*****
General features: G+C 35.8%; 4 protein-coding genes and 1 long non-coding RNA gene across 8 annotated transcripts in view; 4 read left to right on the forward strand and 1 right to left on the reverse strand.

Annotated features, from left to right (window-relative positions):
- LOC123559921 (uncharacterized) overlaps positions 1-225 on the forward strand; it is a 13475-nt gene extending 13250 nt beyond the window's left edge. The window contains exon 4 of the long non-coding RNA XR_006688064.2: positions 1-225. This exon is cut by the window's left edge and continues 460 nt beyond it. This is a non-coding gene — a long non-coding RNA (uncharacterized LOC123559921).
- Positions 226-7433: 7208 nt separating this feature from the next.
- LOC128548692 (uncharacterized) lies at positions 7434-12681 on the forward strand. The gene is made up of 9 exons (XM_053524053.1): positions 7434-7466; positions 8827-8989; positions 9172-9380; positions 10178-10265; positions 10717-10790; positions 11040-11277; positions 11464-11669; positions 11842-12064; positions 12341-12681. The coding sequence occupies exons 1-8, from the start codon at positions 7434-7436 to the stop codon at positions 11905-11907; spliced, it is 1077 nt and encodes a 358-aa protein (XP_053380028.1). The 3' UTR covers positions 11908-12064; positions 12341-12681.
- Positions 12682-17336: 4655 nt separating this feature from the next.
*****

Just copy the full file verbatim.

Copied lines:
General features: G+C 35.8%; 4 protein-coding genes and 1 long non-coding RNA gene across 8 annotated transcripts in view; 4 read left to right on the forward strand and 1 right to left on the reverse strand.

Annotated features, from left to right (window-relative positions):
- LOC123559921 (uncharacterized) overlaps positions 1-225 on the forward strand; it is a 13475-nt gene extending 13250 nt beyond the window's left edge. The window contains exon 4 of the long non-coding RNA XR_006688064.2: positions 1-225. This exon is cut by the window's left edge and continues 460 nt beyond it. This is a non-coding gene — a long non-coding RNA (uncharacterized LOC123559921).
- Positions 226-7433: 7208 nt separating this feature from the next.
- LOC128548692 (uncharacterized) lies at positions 7434-12681 on the forward strand. The gene is made up of 9 exons (XM_053524053.1): positions 7434-7466; positions 8827-8989; positions 9172-9380; positions 10178-10265; positions 10717-10790; positions 11040-11277; positions 11464-11669; positions 11842-12064; positions 12341-12681. The coding sequence occupies exons 1-8, from the start codon at positions 7434-7436 to the stop codon at positions 11905-11907; spliced, it is 1077 nt and encodes a 358-aa protein (XP_053380028.1). The 3' UTR covers positions 11908-12064; positions 12341-12681.
- Positions 12682-17336: 4655 nt separating this feature from the next.